Is Terrorism a Serious Threat to International and National Security?

Terrorism is without doubt the most addressed security threat of this century. The ensuing response to this threat by both the developed and developing countries raises many questions. Terrorism dates back to 66AD when the first terrorism-like incidences were first witnessed in Palestine. Therefore, terrorism is not in way a new phenomenon. However, there have been disagreements over what really constitutes terrorism. This is because acts of terrorism and acts of war are often hard to distinguish.

For instance, in the 1980s the United States’ government joined ranks with the Islamist group Mujahedeen when the group was battling the Soviet Army (Glassner, 1999). This group later transformed itself to the modern day Taliban. Currently, there are various threats to national security other than terrorism. Given the current situation, it is often questioned whether terrorism is an actual serious threat to international and national security. This paper will argue that terrorism is just one security threat among other threats. Therefore, it is not a serious security threat to both national and international security.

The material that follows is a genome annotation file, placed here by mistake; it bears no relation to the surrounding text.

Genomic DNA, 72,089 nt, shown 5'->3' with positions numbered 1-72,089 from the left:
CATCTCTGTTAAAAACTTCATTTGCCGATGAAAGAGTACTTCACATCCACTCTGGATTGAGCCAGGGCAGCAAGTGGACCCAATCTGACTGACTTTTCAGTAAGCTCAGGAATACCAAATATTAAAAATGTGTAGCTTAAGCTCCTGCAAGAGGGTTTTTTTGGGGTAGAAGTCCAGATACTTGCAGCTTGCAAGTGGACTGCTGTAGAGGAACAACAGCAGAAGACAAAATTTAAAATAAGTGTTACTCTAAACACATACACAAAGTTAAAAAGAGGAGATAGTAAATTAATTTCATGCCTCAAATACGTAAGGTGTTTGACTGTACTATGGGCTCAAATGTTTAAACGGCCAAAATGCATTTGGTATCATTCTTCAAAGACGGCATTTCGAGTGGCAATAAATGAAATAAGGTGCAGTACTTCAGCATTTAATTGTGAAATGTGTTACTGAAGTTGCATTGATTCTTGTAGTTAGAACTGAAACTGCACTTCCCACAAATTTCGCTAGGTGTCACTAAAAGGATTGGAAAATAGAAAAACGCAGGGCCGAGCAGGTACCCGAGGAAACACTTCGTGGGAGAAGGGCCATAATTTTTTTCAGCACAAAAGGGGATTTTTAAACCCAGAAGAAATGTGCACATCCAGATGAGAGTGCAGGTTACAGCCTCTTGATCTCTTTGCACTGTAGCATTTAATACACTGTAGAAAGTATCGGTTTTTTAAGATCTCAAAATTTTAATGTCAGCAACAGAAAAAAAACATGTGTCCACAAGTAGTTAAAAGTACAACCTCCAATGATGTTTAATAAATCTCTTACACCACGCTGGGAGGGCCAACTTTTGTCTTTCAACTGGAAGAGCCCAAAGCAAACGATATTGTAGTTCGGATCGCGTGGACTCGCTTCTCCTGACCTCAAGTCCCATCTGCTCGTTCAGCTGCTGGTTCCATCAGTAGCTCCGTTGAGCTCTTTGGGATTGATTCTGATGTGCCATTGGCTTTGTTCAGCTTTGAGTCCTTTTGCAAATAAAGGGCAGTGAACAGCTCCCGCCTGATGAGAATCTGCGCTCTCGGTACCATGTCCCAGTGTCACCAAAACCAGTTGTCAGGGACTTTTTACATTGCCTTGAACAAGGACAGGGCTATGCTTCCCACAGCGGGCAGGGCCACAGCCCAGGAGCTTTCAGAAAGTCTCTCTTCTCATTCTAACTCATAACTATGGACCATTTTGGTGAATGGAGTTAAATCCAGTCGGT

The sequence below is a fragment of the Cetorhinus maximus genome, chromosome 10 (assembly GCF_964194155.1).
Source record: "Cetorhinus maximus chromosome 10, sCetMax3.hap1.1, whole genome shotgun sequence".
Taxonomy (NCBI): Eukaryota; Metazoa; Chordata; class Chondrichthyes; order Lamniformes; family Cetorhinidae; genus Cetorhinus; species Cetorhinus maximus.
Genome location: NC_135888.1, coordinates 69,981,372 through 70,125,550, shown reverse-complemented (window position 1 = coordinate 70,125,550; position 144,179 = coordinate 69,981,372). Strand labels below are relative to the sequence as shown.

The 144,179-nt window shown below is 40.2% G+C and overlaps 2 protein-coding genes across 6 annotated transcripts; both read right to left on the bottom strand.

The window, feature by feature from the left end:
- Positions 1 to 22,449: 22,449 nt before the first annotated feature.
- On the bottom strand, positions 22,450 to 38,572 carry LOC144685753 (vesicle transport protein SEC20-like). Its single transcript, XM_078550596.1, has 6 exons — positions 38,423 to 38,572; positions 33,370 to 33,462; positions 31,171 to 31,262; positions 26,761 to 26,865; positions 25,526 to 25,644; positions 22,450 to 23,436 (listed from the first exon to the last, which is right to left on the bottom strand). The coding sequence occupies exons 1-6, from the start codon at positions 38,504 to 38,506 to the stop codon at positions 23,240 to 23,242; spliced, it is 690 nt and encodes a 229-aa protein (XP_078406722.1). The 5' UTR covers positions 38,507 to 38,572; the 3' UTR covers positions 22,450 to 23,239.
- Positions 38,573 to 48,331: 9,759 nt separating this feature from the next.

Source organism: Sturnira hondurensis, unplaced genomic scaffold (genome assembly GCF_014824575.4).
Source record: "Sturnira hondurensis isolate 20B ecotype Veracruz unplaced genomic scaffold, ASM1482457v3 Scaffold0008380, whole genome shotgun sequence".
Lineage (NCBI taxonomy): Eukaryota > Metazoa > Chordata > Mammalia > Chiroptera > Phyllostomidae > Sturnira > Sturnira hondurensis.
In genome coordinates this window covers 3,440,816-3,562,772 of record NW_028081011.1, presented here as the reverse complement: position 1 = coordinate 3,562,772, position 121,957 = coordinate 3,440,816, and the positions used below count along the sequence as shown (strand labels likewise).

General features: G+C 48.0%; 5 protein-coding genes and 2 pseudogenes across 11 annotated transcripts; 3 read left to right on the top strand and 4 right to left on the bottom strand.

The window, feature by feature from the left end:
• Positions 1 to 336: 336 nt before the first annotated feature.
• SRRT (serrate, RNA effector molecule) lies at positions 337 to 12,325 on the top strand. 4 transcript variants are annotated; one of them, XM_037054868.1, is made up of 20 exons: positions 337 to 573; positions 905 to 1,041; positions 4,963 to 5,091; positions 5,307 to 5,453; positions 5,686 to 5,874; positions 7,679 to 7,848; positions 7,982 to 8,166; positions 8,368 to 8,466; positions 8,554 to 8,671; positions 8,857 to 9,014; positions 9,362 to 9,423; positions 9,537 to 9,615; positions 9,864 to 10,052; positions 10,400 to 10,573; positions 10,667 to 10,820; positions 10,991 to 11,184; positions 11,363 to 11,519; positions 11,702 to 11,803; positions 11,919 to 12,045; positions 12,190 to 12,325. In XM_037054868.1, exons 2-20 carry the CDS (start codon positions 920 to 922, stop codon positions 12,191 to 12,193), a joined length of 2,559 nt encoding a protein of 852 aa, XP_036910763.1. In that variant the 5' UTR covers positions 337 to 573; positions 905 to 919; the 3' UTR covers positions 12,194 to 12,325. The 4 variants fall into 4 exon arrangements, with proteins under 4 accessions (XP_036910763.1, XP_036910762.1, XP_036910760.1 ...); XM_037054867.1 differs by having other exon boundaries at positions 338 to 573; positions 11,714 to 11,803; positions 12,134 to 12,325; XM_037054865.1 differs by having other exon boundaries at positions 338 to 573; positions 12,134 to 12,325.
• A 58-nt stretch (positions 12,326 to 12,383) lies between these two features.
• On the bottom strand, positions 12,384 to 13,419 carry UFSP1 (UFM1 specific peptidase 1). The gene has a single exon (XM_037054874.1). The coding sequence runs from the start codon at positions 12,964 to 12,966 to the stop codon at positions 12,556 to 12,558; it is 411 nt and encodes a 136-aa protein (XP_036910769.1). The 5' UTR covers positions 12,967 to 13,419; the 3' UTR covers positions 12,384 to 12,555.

Terrorism is defined as the “threat of violence and use of fear to coerce, persuade, and gain public attention” (Williams, 2008). Given this definition of terrorism, it is important to investigate the perception of this threat. It is a fact that terrorists pose a threat to the United States. However, this is just a threat among other threats. These other threats can be defined using past statistics. In the United States, traffic accidents are the leading cause of non-violent deaths. The number of such deaths was over three hundred and eighty thousand in the period between 1999 and 2007.